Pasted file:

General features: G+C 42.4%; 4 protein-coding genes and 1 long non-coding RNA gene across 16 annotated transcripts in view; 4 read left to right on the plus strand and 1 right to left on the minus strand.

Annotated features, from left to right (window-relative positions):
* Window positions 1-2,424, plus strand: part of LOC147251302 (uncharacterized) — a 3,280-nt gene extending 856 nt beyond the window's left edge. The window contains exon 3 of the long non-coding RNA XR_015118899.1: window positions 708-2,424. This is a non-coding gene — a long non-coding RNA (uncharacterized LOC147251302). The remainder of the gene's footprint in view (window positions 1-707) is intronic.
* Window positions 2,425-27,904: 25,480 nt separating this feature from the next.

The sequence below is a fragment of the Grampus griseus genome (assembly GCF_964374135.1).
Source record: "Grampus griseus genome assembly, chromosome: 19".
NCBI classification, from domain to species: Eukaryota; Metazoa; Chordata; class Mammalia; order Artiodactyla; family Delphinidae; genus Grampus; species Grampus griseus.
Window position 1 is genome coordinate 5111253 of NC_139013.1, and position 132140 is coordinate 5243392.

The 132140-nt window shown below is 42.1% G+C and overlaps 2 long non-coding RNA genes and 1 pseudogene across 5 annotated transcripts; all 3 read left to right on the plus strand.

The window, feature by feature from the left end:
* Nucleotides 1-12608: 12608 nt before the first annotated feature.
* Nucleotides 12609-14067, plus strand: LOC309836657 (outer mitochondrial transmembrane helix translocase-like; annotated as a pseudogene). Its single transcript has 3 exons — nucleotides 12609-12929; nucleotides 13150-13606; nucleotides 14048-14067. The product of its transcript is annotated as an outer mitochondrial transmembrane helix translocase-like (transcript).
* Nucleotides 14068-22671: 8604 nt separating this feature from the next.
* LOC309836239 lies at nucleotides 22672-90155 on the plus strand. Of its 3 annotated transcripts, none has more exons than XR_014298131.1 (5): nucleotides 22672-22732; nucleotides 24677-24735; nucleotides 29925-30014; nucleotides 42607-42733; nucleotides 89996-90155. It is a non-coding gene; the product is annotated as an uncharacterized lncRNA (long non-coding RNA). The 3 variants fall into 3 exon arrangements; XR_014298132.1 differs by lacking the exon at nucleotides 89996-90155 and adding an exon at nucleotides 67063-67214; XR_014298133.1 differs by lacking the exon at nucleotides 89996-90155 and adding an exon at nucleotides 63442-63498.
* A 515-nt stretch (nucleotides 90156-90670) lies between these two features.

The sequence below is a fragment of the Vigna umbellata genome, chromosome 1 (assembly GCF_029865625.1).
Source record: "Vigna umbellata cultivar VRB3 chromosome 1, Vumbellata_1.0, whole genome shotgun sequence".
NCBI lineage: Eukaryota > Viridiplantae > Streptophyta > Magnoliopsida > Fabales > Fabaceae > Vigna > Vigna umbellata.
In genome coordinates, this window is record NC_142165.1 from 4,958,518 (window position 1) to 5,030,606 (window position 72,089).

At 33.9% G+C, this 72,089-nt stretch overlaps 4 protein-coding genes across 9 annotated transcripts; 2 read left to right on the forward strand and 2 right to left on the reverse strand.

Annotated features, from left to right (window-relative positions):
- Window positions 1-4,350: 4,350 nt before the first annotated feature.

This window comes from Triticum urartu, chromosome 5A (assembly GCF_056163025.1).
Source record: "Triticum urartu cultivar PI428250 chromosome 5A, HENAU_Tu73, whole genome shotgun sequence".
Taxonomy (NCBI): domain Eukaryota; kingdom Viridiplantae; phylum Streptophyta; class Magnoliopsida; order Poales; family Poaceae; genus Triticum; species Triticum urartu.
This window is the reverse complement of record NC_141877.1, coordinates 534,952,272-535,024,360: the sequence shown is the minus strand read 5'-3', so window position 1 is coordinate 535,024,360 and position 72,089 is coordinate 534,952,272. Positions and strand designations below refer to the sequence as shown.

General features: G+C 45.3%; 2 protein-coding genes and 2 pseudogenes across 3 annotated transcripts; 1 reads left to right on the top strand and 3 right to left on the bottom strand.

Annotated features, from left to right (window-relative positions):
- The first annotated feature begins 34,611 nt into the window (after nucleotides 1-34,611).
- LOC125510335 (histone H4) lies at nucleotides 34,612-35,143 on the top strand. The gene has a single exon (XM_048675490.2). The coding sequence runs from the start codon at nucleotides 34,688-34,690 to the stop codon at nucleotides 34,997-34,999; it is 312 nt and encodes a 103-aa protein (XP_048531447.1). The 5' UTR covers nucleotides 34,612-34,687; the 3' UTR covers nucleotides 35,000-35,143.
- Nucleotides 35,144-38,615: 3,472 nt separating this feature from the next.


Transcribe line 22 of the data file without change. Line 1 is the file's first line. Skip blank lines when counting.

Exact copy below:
- Window positions 1-4,350: 4,350 nt before the first annotated feature.